Husqvarna is a global leading producer of outdoor power products for forest, park and garden care. The educational campaign page Husqvarna Chainsaw Academy is an online resource for safe and efficient tree felling, as well as highlighting responsible forestry.
The brief was to create engagement through a social media campaign, and to reach outside of the ordinary (very niched B2B) target group, while driving traffic to Husqvarna Chainsaw Academy.
Since the media budget was $0, we decided to appropriate an existing internet phenomena, in this case online dating. To further boost the potential engagement we decided to utilize the cultural significance of Valentine’s Day to release the campaign, and thereby celebrate the love for the forest that is shared by both the client and the users of their products.
On the morning of Valentine’s Day, followers of Husqvarna’s social media accounts were surprised by the news that the leading chainsaw manufacturer had gotten into the world of online dating. Husqvarna’s different Social Media accounts linked to Timber, a responsive web app mimicking the functionality of Tinder, but filled with pining (get it?) trees looking for love.
Timber is a tongue-in-cheek spoof of modern dating services: instead of swiping between singles looking for love, the user is presented with different trees that each have their own profile. Once matched with a tree, it becomes apparent they don’t speak any human languages. Instead, trees such as the California Redwood (bragging about it’s size), and Magnolia (describing itself as a late bloomer) only respond with leaf emojis.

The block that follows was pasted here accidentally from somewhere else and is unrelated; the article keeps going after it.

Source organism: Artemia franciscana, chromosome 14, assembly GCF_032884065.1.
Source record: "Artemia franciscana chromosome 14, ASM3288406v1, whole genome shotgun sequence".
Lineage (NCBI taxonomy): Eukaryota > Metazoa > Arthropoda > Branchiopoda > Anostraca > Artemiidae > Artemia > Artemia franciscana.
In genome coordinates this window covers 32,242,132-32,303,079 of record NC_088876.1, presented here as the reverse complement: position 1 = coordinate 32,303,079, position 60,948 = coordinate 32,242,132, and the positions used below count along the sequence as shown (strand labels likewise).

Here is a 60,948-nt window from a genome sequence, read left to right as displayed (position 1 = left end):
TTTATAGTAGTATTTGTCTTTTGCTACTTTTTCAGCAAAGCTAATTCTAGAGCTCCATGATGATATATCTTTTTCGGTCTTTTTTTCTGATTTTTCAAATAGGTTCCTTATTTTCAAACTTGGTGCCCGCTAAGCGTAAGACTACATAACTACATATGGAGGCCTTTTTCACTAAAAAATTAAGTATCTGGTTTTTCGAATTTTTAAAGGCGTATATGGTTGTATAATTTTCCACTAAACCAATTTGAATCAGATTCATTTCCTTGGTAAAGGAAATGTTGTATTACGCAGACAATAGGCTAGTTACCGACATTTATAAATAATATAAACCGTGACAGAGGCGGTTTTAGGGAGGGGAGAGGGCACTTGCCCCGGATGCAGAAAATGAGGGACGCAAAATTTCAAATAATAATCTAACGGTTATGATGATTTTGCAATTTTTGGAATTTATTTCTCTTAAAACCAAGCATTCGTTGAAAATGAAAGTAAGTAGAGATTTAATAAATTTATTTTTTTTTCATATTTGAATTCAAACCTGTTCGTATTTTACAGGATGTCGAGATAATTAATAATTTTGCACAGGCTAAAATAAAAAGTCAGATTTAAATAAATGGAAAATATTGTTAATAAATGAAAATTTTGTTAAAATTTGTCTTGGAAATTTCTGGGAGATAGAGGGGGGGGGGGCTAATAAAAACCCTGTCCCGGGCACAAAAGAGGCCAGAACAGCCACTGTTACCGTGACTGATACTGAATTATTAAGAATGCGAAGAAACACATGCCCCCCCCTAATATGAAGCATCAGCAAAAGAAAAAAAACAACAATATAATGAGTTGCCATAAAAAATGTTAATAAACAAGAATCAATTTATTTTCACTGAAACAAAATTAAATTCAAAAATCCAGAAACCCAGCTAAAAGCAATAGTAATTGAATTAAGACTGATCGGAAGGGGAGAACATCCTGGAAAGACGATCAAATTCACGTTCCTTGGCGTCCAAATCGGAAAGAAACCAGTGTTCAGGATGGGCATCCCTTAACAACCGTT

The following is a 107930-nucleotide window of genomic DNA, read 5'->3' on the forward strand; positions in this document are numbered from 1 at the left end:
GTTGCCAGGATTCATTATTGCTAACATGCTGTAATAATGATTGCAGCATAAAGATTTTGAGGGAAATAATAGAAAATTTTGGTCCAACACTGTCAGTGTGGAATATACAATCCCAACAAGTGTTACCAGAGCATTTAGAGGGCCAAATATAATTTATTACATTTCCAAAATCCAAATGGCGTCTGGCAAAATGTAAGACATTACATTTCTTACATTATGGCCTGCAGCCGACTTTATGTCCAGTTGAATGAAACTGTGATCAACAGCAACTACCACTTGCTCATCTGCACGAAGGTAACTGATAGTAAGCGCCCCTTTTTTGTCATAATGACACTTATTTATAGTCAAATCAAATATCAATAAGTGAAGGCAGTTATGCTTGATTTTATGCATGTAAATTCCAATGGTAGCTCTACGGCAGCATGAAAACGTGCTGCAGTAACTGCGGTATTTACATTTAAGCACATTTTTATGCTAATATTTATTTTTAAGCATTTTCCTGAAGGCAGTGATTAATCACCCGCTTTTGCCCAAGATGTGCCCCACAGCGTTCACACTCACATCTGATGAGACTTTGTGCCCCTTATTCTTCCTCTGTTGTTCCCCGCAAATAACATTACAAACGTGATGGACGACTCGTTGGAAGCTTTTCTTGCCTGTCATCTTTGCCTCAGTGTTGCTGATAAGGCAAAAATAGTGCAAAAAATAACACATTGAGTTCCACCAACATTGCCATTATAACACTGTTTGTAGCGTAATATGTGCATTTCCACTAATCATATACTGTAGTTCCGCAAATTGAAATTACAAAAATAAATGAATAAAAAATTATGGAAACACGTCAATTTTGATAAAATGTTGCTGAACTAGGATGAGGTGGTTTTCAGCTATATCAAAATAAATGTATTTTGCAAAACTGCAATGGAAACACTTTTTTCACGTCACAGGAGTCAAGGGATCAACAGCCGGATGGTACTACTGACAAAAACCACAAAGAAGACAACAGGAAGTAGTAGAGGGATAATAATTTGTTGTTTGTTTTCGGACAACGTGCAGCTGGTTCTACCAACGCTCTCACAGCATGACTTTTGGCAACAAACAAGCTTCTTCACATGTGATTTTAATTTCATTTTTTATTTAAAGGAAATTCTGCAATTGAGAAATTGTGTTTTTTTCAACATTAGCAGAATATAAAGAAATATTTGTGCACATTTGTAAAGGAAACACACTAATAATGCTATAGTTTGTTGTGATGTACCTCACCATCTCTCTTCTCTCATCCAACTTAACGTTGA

After chatting with a matched tree, the users is presented with a call to action to visit Chainsaw Academy.
Social behavior is changing, and Tinder has become a big part of Valentines Day for singles. Our customers love the great outdoors, but the job often feels solitary. At the same time, the forestry industry is undergoing a large-scale generational shift.
A lumberjack’s phone becomes their main connection to others during the workday, and social media becomes the natural platform for connecting to other professionals. Therefore, a mobile first, strategic effort initiated through social media was the obvious way to go forward.
Timber connected with current online dating behavior in look and feel, all the way down to the swiping functionality to mimic existing platforms precisely. To keep the attention of the visitor, we focused on creating a humorous tone in each profile’s biography, giving all trees cheesy pick-up-lines.As trees do not speak, they responded once matched through nature emojis, before the visitor was exposed to the CTA.
To minimize and streamline the digital user journey from reading about Timber to interacting with it, we decided to design Timber as a web app, to ensure that the audience would only be one click away from starting the interaction. This was based on the insight that if it was to be an iOS app, we would lose some potential visitors on the way due to not wanting to put in the energy of downloading an app.
On Valentine’s Day the web app was distributed through Husqvarna’s social channels, and was quickly picked up by multiple news outlets in and outside the industry around the world.
During the days after the launch, flabbergasted Timber users around the world posted screenshots of their favorite profiles and the interactions with the trees.
The idea of appropriating current online dating behavior, with Valentine’s Day as the focal point, became immensely successful: Timber created a global buzz in only a matter of days.
The campaign reached 17 099 375 people both inside and outside the industry. It soon topped international creativity toplists, being awarded “Creative Pick of the Day” and later rose on the charts on BestAds, amongst others.
Timber was an international success, creating awareness that reached well outside of Husqvarna’s ordinary target group, as was the objective. Apart from the successful reach, engagement, and press, the online traffic to Husqvarna Chainsaw Academy website more than doubled.